Fall semester brings no relief to struggling college towns and the businesses that rely on students

Laveta Brigham

Freshman Sarah Anne Cook carries her belongings as she packs to leave campus following a cluster of COVID-19 cases at the University of North Carolina in Chapel Hill, North Carolina. <p class="copyright">AP Photo/Gerry Broome</p>
Freshman Sarah Anne Cook carries her belongings as she packs to leave campus following a cluster of COVID-19 cases at the University of North Carolina in Chapel Hill, North Carolina.
  • Businesses in college towns in the US are still reeling from the mass exodus of students that began in the spring and has now remained into the fall.

  • Many schools have adopted online-only approaches to learning or implemented a hybrid approach that brings only some students back to campus.

  • As their primary clientele — students, their families, and other members of university communities — diminishes, some business owners face a difficult decision: temporarily shut down again or close forever.

  • Visit Business Insider’s homepage for more stories.

For nearly a decade, Chris Carini has owned Linda’s Bar & Grill in Chapel Hill, North Carolina. The restaurant has been serving the college town for nearly five times as long.

Read More

‘Tenet’ marks $20M domestic debut as ‘Mulan’ rolls out globally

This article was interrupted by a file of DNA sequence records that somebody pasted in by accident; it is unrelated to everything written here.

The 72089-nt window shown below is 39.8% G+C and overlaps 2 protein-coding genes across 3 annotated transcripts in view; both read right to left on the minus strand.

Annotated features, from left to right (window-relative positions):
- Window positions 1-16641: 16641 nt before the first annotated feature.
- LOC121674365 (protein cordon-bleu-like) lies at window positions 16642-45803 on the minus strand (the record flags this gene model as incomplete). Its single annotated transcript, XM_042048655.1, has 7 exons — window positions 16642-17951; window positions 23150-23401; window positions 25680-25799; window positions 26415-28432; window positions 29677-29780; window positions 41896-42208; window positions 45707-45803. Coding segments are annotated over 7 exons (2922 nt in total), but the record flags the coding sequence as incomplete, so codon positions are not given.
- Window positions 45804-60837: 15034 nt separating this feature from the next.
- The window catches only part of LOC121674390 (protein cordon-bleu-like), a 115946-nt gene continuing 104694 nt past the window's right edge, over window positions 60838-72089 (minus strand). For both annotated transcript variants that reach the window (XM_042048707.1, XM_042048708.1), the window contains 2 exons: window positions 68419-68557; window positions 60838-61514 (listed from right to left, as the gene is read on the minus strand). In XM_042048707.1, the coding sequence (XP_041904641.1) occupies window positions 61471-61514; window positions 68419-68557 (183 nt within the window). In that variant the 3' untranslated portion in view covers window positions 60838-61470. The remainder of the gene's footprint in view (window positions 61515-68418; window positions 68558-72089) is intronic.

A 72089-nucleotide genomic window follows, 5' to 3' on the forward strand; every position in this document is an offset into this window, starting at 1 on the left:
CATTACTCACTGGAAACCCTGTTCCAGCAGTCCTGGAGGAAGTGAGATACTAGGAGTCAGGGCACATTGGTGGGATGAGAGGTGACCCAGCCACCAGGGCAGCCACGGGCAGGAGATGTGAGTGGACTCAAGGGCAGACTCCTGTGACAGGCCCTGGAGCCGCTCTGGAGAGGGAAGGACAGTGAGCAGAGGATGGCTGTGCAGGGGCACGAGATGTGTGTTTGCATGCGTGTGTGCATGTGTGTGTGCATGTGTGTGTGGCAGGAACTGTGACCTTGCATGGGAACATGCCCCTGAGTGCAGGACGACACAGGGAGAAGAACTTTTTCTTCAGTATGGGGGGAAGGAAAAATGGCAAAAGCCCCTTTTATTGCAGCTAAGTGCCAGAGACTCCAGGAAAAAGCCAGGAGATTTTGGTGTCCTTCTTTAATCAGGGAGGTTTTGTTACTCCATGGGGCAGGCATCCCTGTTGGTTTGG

Laveta Brigham

From left, Jack Cutmore-Scott, John David Washington and Robert Pattinson in Warner Bros.' "Tenet." <span class="copyright">(Melinda Sue Gordon / Warner Bros. Pictures)</span>
From left, Jack Cutmore-Scott, John David Washington and Robert Pattinson in Warner Bros.’ “Tenet.” (Melinda Sue Gordon / Warner Bros. Pictures)

As theaters in key U.S. cities like New York and Los Angeles remain shuttered, Warner Bros.’ “Tenet” was set to add $20.2 million in North American receipts through the Labor Day holiday for a cumulative $146.2 million, and currently stands at $126 million in international grosses, according to estimates from measurement firm Comscore.

The highly anticipated Christopher Nolan film, which opened in China to $30 million this weekend, added $78.3 million globally in its second weekend of international release (a 36% drop), playing on nearly 53,000 screens across 46 markets.

It broke IMAX records, earning $11.1 million across 1,168 IMAX screens in 43 markets, marking the biggest global box office weekend ever in September for the format. And in North America, where “Tenet” earned $2.8 million across 272 IMAX

Read More

Homeowners must move fast to beat new mortgage refinance fee

Laveta Brigham

With record-low rates flooding the mortgage scene in recent months, you may have thought about refinancing your mortgage — one of these days.

But homeowners need to move quickly if they want to beat a new mortgage refinance fee being imposed by Fannie Mae and Freddie Mac, the government-sponsored mortgage giants that buy or guarantee most U.S. home loans. The companies say they need the fee to offset billions in losses from defaults and other issues related to the coronavirus crisis.

The surcharge was supposed to take effect Sept. 1, but the start was pushed to Dec. 1.

The postponement “may provide lenders a bit more breathing room,” says Christian Wallace, director of purchase sales at online lender Better.com. “For the borrowers, this delay could mean the opportunity to avoid incurring the surcharge fee.”

Even with the extra time, homeowners can’t slack off because lenders are expected to start building

Read More

Jacob Blake sends message to supporters from hospital